Lisa Tapert, CEO, Maine Mobile Health Program, in an email exchange on May 14, emphasized the significance of barriers that prevent vulnerable community members from accessing health providers. She said she would like to see testing stations set up in immigrant communities and highlighted the importance of working with leaders of those communities to ensure greatest impact. “I would like to see the CDC work with organizations such as Mano en Mano, Maine Access Immigrant Network, New Mainers Public Health Initiative, and others to figure out where those tests are needed. It’s only a matter of time before we have additional outbreaks if testing is not available.”
Abdulkerim Said, founder and executive director of New Mainers Public Health Initiative, based in Lewiston, the state’s second-largest city, reached by telephone on May 14, said cases are on the rise in Lewiston, with signs of community transmission now identified. He said that contact tracing, one of the primary tools for controlling spread of the virus, is not working for the immigrant community as currently configured. He explained that to be effective, contact tracing needs to be done from within the community, by people who are already trusted by members of the community.
On May 14, the City of Lewiston convened a meeting with Said, Fatuma Hussein, executive director of Immigrant Resource Center of Maine, and Doctor Rashid, of NMHI, to discuss the rising rate of positive cases in Lewiston, and request help from the immigrant community in addressing the spread of the virus. A second meeting, to include Auburn, is planned for next week. The CDC website lists 109 cumulative positive cases in Androscoggin County, and according to Said, local hospitals in the Lewiston/Auburn area have reported more than 40 new positive cases in the past four days. Said said that community members are concerned about the economic reopening underway in Maine. “While Maine is opening, New Mainers are stressed and worried about who is going to be the next victim,” he said.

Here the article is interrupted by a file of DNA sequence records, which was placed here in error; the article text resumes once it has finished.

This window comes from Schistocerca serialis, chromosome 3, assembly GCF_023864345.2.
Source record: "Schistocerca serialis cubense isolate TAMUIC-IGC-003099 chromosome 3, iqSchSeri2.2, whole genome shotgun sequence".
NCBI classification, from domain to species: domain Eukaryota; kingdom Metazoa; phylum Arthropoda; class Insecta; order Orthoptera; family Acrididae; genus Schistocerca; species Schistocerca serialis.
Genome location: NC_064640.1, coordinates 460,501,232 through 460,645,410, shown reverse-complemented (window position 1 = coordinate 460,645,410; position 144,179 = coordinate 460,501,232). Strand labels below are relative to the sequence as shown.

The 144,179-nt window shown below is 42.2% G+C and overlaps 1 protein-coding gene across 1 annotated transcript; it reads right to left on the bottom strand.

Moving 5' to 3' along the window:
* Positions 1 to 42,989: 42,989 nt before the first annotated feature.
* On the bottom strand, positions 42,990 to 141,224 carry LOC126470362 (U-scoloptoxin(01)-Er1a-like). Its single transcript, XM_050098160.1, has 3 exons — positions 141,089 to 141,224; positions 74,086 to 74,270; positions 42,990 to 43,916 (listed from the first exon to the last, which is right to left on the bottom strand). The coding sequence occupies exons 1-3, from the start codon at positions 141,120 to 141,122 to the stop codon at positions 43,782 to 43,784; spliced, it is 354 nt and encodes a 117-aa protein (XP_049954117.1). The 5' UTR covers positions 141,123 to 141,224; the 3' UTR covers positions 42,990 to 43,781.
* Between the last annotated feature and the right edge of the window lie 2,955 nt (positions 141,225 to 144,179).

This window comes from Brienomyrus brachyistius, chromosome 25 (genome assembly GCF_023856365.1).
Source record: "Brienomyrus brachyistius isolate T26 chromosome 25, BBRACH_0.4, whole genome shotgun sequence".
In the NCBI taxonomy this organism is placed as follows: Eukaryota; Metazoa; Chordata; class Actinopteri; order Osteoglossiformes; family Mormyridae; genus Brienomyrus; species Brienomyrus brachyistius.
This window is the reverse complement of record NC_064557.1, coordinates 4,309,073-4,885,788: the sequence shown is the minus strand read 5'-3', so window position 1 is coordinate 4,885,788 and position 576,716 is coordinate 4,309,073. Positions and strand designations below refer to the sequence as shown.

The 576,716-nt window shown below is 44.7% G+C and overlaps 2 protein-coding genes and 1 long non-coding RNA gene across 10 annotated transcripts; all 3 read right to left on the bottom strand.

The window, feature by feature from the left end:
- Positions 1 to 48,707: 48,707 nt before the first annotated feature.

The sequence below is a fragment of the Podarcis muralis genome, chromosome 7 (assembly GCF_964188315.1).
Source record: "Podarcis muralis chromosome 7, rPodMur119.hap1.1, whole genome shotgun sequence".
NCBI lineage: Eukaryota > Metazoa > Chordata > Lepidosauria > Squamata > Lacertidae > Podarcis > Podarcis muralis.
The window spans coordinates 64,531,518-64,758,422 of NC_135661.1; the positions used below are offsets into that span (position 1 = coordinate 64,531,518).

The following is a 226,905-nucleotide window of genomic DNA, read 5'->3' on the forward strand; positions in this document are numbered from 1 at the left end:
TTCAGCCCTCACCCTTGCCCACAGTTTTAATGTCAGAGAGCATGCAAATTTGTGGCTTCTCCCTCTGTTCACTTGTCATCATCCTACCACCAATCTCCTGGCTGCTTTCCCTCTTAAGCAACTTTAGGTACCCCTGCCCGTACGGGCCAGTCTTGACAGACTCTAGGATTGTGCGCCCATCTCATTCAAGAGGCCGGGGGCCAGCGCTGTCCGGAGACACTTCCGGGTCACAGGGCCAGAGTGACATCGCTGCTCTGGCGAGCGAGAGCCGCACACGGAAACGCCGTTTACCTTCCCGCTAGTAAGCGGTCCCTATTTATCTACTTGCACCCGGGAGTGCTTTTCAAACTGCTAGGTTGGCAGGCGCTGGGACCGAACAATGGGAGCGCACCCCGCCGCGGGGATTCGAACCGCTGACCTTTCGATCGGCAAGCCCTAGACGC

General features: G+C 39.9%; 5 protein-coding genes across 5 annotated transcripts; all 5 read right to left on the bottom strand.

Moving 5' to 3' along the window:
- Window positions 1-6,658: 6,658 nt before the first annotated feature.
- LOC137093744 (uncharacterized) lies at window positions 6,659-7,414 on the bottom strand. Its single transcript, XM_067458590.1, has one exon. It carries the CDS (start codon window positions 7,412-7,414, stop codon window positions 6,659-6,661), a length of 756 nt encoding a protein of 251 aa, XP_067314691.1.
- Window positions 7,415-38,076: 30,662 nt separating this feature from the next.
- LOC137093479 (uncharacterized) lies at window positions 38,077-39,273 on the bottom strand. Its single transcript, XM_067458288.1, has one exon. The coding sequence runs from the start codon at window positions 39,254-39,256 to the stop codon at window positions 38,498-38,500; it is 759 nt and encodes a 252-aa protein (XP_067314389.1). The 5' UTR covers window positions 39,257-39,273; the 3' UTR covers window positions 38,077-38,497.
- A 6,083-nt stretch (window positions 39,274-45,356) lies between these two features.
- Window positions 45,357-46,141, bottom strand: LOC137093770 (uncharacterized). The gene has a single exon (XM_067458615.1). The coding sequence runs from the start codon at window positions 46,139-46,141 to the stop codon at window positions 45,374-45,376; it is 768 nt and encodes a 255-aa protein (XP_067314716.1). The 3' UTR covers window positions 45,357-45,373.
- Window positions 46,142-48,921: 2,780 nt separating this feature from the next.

Living conditions are cited by the national CDC as factors that commonly lead to a disproportionately heavy impact of sickness on minority groups during public health outbreaks. The New Mainer working groups have identified living conditions in the communities they represent as a key concern. Because many immigrants work at low-wage jobs, and rent is expensive in Maine, housing is often shared, which makes residents vulnerable during this highly contagious pandemic. Said says that in his community many people live in one apartment, and share the same bathroom. He wonders how community members testing positive for the virus can isolate from other members of their households.